Week 8 Interactive Activity
Using a simulation, apply the scientific method to investigate the atmospheric greenhouse effect and its role in atmospheric energy transfer.
Before attempting the activity, review “The Greenhouse Effect” in Chapter 19 of The Sciences, as well as the website Global Climate Change (NASA), to gain some background on the atmospheric greenhouse effect and its role in both atmospheric warming and climate change. The video NASA’s Earth Minute: Gas Problem (YouTube, 1:24) provides a short descriptive summary of the important points.
Introduction to the Simulation
1. After completing the background reading for this assignment, go to “The Atmospheric Greenhouse Effect” simulation on the PhET simulations website at: https://phet.colorado.edu/en/simulation/legacy/greenhouse. Click the play arrow on the simulation graphic to run the web-based simulation or click DOWNLOAD to run the simulation locally on your device.
Simulation requirements: This interactive simulation is optimized for use on computers (MACs or PCs) and may not run on some tablets, notebooks, cell phones, or other devices. Running the simulation will require an updated version of Java software (free). If you do not or are not sure if you have Java on your computer, go to the Java Website . If you cannot get the simulation to run, consult The PhET Simulation Troubleshooting Guide on the course website.
2. Explore and experiment on the three different tabs (areas) of the simulation. While experimenting, think about how the energy transfer processes involved in the atmospheric greenhouse effect are being visualized in the simulation.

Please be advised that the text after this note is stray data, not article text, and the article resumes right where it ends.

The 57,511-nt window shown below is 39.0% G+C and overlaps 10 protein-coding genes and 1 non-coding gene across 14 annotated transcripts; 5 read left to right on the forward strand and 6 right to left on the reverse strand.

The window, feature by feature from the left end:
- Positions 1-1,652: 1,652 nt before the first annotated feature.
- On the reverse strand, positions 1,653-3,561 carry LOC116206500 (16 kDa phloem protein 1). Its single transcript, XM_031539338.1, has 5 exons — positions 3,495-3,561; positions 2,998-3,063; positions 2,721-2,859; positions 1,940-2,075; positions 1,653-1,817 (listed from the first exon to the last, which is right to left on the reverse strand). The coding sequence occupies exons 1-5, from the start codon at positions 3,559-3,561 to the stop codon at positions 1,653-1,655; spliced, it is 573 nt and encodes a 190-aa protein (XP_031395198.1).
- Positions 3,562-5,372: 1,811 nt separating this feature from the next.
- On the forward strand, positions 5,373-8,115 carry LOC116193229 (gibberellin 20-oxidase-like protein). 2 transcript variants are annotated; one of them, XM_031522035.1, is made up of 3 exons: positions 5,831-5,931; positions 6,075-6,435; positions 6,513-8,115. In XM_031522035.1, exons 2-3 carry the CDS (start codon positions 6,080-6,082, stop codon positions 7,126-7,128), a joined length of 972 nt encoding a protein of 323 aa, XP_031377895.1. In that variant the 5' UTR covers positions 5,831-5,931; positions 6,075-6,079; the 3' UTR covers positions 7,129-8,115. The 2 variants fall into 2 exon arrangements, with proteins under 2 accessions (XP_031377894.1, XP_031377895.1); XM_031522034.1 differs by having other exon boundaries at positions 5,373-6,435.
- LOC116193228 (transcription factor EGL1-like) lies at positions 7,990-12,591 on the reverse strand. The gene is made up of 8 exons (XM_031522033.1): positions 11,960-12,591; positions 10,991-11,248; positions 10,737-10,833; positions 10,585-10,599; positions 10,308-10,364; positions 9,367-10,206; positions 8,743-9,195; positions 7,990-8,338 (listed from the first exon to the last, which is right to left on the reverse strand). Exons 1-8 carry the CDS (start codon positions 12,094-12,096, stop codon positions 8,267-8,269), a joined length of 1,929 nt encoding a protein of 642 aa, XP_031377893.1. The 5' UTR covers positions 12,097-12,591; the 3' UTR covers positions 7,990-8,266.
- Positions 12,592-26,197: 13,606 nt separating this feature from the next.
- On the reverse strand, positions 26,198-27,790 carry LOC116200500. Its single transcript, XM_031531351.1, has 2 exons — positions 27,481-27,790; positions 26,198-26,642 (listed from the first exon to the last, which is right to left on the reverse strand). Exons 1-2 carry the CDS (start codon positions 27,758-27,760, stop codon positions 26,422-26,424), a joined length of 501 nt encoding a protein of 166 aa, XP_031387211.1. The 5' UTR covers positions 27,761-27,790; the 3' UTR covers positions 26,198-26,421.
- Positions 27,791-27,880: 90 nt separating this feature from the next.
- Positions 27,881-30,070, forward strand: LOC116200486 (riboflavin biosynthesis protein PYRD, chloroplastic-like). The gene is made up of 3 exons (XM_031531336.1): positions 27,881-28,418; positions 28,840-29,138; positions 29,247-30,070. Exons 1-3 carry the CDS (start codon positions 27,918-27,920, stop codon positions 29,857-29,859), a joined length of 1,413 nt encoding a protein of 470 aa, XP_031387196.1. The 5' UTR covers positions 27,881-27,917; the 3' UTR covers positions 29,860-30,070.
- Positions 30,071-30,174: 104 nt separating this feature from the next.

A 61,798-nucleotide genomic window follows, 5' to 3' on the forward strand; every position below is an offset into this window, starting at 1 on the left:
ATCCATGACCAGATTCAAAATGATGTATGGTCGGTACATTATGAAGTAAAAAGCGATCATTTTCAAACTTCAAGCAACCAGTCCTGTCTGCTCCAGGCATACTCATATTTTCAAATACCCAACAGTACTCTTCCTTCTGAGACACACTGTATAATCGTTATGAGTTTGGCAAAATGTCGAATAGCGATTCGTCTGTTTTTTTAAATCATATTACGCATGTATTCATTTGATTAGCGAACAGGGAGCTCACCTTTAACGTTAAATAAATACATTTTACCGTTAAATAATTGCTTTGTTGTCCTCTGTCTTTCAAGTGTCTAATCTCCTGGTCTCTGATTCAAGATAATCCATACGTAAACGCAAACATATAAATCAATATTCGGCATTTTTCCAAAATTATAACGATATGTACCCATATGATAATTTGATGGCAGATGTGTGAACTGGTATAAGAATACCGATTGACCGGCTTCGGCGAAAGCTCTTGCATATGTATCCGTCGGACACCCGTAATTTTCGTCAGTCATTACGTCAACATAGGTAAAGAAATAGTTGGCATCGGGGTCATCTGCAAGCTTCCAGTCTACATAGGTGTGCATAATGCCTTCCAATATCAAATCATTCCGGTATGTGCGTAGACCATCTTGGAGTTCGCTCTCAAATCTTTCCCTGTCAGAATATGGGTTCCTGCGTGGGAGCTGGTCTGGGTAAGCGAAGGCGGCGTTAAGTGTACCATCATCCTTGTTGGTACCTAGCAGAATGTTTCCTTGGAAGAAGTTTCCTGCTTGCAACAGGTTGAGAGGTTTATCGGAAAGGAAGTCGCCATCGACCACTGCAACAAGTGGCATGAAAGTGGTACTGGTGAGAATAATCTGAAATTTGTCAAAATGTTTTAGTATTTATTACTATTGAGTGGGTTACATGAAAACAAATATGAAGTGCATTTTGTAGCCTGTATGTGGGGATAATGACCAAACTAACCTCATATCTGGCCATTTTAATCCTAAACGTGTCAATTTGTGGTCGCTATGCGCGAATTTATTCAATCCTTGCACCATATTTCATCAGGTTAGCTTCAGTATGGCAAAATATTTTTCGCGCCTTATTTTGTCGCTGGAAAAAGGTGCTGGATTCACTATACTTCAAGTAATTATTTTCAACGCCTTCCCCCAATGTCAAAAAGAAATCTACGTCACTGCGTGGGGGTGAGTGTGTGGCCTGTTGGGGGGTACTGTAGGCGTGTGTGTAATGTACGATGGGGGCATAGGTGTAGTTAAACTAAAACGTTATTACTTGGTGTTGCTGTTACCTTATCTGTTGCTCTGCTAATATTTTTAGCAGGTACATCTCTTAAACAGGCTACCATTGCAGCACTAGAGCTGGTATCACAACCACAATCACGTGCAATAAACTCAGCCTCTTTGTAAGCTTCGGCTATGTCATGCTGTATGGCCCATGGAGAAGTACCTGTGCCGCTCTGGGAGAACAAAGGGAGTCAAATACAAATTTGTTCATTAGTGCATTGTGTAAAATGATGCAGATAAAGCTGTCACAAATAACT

Greenhouse effect tab – Observe the effects of greenhouse gases on both incoming (solar) radiation and outgoing terrestrial (infrared) radiation and atmospheric temperature. Yellow stars simulate photons of incoming solar energy (visible radiation), while red stars simulate photons of outgoing terrestrial energy emitted from Earth’s surface (infrared radiation). The term photon describes a “packet” of electromagnetic radiation. You can simulate atmospheres with different concentrations of greenhouse gases at different times in Earth’s history, or manually adjust the concentration of greenhouse gases, and observe the effect on atmospheric temperature. Clouds may also be virtually placed in the atmosphere to observe their effects on air temperature.
Glass layers tab – Create a “greenhouse” by adding glass panes to the atmosphere and observing the effect of a virtual glass ceiling on atmospheric temperature.
Photon absorption tab –Experiment to determine the preference of different atmospheric gas molecules to absorb a certain type of radiation by shooting infrared or visible radiation at the molecules.
3. After getting oriented to the simulation, follow the steps below to perform four different experiments. Before beginning, be prepared to write down hypotheses and observations for the experiments.
Experiment 1: The Atmospheric Greenhouse Effect and Temperatures Through History
In this experiment, you will observe the atmospheric greenhouse effect and how different concentrations of greenhouse gases at different times in Earth’s history affected atmospheric temperature.
Before completing the experiment, write down a hypothesis, based on your current understanding, that predicts the correlation between the concentration of greenhouse gases in the atmosphere and atmospheric temperature.